Voting is a straight-forward activity. You go to your voting location, sign in, enter a booth and use a stylus to mark your candidates.
Sounds simple and uncomplicated. Unless the ballot design is such that you can’t tell who you’re actually voting for.
This was the case in Palm Beach County, Florida, during the 2000 presidential election between Al Gore and George W. Bush.
You might remember this election because the results weren’t known for an unprecedented 36 days after the election.
Confusion Because of Bad Design
Democrats were upset that the U.S. Supreme Court halted the recount because of a Federal law limiting the time for recounting ballots.
Republicans felt the democrats were being unfair because they wanted chads counted. (Chads are ballots that weren’t fully punched out.)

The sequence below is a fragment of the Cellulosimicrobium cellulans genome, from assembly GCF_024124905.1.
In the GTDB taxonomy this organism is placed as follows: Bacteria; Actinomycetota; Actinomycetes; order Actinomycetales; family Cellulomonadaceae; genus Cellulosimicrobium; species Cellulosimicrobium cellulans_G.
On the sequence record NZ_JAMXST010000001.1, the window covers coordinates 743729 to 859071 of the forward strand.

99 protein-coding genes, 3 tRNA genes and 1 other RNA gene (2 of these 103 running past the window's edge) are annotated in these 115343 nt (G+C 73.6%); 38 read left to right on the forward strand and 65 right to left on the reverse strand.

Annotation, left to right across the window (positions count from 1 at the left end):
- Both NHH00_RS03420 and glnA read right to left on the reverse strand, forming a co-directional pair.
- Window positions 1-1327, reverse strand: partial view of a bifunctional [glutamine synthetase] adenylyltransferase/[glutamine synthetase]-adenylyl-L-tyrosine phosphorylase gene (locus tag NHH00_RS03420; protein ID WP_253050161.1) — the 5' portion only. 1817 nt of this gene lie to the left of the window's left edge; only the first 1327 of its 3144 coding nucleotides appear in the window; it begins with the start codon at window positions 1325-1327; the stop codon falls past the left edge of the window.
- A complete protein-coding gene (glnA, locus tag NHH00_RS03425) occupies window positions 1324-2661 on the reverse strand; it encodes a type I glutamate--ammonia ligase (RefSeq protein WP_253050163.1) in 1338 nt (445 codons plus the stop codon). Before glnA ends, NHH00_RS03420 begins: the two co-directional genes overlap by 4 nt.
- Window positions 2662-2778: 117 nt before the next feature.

But what really happened was voters were confused. Many punched holes for two candidates and those ballots were disqualified.
As USA Today notes, “Voters’ confusion with ballot instruction and design and voting machines appears to have changed the course of U.S. history.”Revisiting the Final Vote, USA Today
Wow. Maybe they should have used a designer instead of an administrator to actually design the ballot.
Designers See the Big Picture
The election officials were trying to solve a problem. Most voters in Palm Beach County, Florida are elderly. Officials were trying to create something that elderly voters could see. In so doing, however, the design caused these voters to be confused. The ballot they created is the infamous “butterfly ballot” shown below:
You can argue that the result of this specific election was good – or bad – but what you can’t argue is the importance of good design.
The moral of the story: If it’s important, consult a professional designer.